|Days of Awe (Source)|
One Jewish tradition that speaks to me strongly is the tradition of the “Days of Awe” just before the Jewish New Year. For one thing, it has a really cool name. Days of Awe. It kinda makes you stop.
Second, it has a lot of symbolism, but for this I need to explain a little background:
Yom Kippur is the “Day of Atonement“. Ten days before Yom Kippur is Rosh Hashanah, the Jewish New Year.
According to Jewish tradition, it is during the Days of Awe (The ten days between Rosh Hashanah) that God finalizes each person’s fate in the next year. He inscribes these decisions in a book on Rosh Hashanah, but they can be changed until the end of Yom Kippur, when the books are sealed.
These ten days beginning with Rosh Hashanah and ending with Yom Kippur are known as the Days of Awe or Yamim Noraim. They are also known as the “Days of Repentence.”
Typically, it is a time for searching oneself, considering wrong doings of the previous year, and repentence for sins that year. The idea is that during the Days of Awe, our actions and prayers and repentence can move the hand of God and, literally, change his decree for our lives in the coming year. There are generally three things that can change God’s mind about your fate in that year: repentance, prayer, and good deeds or charity.
A greeting of “L’shanah tovah” is exchanged between members of the Jewish faith during this time, which is a shortened version of a phrase that means basically: “May you be inscribed and sealed for a good year.”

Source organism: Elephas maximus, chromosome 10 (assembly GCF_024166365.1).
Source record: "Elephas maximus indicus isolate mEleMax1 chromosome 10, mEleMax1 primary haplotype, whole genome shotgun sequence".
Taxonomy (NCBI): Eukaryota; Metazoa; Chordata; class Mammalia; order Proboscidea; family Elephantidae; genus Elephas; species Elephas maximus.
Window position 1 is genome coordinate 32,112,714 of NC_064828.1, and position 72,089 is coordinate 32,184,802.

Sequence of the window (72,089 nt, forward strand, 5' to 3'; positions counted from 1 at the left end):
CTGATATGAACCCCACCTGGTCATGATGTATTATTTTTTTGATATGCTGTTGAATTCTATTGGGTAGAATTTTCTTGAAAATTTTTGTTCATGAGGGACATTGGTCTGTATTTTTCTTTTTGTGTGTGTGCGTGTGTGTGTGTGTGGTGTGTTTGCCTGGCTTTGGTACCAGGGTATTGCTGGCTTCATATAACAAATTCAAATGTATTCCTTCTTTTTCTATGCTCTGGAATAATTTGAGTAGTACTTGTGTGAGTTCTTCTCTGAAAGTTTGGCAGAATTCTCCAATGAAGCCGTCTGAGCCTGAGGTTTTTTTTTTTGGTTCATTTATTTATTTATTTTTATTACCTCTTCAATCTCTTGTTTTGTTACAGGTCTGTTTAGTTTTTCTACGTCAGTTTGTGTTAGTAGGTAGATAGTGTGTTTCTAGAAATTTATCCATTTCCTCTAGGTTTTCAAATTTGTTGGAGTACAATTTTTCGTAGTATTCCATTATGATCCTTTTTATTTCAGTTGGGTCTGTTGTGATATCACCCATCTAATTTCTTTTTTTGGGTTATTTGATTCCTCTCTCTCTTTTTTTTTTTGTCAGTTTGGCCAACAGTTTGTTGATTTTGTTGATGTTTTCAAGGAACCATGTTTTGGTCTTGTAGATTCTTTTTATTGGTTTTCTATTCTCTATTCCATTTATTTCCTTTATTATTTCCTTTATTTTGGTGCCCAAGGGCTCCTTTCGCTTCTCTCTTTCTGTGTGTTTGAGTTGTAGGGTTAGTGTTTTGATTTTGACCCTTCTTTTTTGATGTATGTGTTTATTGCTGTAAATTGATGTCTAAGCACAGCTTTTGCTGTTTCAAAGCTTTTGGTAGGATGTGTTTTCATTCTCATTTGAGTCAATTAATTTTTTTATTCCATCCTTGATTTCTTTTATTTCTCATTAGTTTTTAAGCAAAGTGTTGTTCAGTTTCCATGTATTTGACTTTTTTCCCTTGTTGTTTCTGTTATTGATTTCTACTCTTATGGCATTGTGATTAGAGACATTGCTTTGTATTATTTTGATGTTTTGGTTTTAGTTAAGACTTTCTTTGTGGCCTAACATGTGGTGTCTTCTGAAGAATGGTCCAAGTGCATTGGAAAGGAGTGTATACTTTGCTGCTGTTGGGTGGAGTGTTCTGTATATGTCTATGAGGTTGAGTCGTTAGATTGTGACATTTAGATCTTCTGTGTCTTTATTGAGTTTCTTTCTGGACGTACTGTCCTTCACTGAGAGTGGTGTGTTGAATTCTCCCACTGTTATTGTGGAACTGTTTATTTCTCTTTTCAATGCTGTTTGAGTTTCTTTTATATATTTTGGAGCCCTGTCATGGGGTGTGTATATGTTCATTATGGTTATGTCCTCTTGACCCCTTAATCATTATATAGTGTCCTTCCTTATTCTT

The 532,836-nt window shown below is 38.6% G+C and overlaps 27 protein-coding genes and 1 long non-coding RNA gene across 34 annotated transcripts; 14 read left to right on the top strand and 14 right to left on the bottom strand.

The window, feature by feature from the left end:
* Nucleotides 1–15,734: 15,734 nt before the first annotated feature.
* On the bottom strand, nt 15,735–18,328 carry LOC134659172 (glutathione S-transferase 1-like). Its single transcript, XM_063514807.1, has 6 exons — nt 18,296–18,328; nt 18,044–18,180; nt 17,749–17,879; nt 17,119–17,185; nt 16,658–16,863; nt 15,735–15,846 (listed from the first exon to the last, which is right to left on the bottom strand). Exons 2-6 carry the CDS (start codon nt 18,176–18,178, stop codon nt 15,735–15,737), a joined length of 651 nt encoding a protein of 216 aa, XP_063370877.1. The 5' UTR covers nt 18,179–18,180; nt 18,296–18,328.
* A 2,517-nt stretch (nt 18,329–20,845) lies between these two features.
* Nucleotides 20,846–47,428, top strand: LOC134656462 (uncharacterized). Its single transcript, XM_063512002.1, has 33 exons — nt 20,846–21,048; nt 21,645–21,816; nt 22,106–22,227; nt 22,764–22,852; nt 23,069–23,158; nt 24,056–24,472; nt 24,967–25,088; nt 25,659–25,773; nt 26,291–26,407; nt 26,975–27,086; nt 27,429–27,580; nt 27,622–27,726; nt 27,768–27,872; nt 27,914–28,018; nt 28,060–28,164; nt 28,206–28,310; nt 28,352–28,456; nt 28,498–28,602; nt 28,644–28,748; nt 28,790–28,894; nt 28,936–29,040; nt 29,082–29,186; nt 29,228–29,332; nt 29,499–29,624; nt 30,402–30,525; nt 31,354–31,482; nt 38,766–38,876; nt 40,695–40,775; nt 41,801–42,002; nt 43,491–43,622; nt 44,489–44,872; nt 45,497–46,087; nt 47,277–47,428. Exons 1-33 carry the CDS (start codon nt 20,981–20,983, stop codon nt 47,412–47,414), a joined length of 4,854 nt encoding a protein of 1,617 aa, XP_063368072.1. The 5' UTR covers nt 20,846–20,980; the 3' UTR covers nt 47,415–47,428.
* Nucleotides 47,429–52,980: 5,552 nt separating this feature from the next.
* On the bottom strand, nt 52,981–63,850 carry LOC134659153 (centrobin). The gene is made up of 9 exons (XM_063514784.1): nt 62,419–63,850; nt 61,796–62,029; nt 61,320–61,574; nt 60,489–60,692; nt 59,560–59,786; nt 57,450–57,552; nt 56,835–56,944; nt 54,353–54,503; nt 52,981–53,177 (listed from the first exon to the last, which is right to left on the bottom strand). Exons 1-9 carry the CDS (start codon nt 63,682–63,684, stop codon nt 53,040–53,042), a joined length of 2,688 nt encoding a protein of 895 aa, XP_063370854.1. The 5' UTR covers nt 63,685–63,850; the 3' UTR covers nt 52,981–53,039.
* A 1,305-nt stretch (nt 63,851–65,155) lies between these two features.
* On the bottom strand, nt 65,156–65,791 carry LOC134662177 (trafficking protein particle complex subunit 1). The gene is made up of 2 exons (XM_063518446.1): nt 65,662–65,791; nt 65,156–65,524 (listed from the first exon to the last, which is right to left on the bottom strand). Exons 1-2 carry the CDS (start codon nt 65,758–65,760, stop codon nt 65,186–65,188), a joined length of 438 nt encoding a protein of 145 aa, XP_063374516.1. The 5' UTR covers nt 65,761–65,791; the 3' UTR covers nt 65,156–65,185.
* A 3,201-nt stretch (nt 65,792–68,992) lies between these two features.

Although Yom Kippur – the Day of Atonement – reconciles sins between man and God, the Talmud emphasizes that it is important during the Days of Awe to seek forgiveness and make right relationships between yourself and other people.
I think this yearly taking stock of your actions, purposefully recommiting yourself to healthy and right relationships with people and with God, and giving yourself in charity and good deeds is something all of us could learn from, Jewish or not! I’m looking forward to observing the Days of Awe myself this year.
I’m not sure where the “Awe” came from in the Days of Awe, but to me, it speaks loudly to the ability of man to change his own destiny. By action, to create a different path. By seeking, to find God in prayer. By asking, to gain repentence and healing in broken relationships.
It is worthy of awe: the idea that we can write our destiny; that we have the ability to not only reach God in prayer, but to actually move His hand; that we have the ability to heal and create. Awe inspiring indeed.